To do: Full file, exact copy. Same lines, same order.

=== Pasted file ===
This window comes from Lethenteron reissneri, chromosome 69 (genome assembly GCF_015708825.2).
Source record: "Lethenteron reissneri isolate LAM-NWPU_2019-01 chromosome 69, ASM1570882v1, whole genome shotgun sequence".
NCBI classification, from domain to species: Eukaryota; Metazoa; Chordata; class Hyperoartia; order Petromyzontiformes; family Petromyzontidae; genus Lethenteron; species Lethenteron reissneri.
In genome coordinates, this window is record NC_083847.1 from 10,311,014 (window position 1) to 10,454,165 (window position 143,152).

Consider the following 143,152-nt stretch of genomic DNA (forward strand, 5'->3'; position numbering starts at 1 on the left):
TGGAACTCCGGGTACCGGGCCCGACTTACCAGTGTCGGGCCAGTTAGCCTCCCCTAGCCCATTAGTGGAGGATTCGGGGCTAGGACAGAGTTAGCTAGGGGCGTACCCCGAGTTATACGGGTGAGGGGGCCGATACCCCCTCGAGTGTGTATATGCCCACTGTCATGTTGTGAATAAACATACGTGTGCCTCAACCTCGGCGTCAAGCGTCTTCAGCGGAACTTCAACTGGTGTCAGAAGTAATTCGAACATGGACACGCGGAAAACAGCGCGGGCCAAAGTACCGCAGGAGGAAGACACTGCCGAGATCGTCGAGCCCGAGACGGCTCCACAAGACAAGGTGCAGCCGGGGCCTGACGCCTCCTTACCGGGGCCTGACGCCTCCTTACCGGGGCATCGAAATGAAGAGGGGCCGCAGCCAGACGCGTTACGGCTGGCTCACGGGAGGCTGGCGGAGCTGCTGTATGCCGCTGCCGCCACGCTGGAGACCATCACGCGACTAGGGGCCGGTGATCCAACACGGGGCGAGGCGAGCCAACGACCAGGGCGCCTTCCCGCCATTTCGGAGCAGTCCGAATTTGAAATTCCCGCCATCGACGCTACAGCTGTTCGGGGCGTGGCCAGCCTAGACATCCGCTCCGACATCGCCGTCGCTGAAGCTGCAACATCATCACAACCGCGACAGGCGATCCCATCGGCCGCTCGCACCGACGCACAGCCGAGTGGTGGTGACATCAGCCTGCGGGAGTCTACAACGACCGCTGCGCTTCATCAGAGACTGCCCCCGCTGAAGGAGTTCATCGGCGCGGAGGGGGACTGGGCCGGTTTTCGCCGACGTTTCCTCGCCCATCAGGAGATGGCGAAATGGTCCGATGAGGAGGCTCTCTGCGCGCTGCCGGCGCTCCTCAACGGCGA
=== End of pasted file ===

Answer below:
This window comes from Lethenteron reissneri, chromosome 69 (genome assembly GCF_015708825.2).
Source record: "Lethenteron reissneri isolate LAM-NWPU_2019-01 chromosome 69, ASM1570882v1, whole genome shotgun sequence".
NCBI classification, from domain to species: Eukaryota; Metazoa; Chordata; class Hyperoartia; order Petromyzontiformes; family Petromyzontidae; genus Lethenteron; species Lethenteron reissneri.
In genome coordinates, this window is record NC_083847.1 from 10,311,014 (window position 1) to 10,454,165 (window position 143,152).

Consider the following 143,152-nt stretch of genomic DNA (forward strand, 5'->3'; position numbering starts at 1 on the left):
TGGAACTCCGGGTACCGGGCCCGACTTACCAGTGTCGGGCCAGTTAGCCTCCCCTAGCCCATTAGTGGAGGATTCGGGGCTAGGACAGAGTTAGCTAGGGGCGTACCCCGAGTTATACGGGTGAGGGGGCCGATACCCCCTCGAGTGTGTATATGCCCACTGTCATGTTGTGAATAAACATACGTGTGCCTCAACCTCGGCGTCAAGCGTCTTCAGCGGAACTTCAACTGGTGTCAGAAGTAATTCGAACATGGACACGCGGAAAACAGCGCGGGCCAAAGTACCGCAGGAGGAAGACACTGCCGAGATCGTCGAGCCCGAGACGGCTCCACAAGACAAGGTGCAGCCGGGGCCTGACGCCTCCTTACCGGGGCCTGACGCCTCCTTACCGGGGCATCGAAATGAAGAGGGGCCGCAGCCAGACGCGTTACGGCTGGCTCACGGGAGGCTGGCGGAGCTGCTGTATGCCGCTGCCGCCACGCTGGAGACCATCACGCGACTAGGGGCCGGTGATCCAACACGGGGCGAGGCGAGCCAACGACCAGGGCGCCTTCCCGCCATTTCGGAGCAGTCCGAATTTGAAATTCCCGCCATCGACGCTACAGCTGTTCGGGGCGTGGCCAGCCTAGACATCCGCTCCGACATCGCCGTCGCTGAAGCTGCAACATCATCACAACCGCGACAGGCGATCCCATCGGCCGCTCGCACCGACGCACAGCCGAGTGGTGGTGACATCAGCCTGCGGGAGTCTACAACGACCGCTGCGCTTCATCAGAGACTGCCCCCGCTGAAGGAGTTCATCGGCGCGGAGGGGGACTGGGCCGGTTTTCGCCGACGTTTCCTCGCCCATCAGGAGATGGCGAAATGGTCCGATGAGGAGGCTCTCTGCGCGCTGCCGGCGCTCCTCAACGGCGA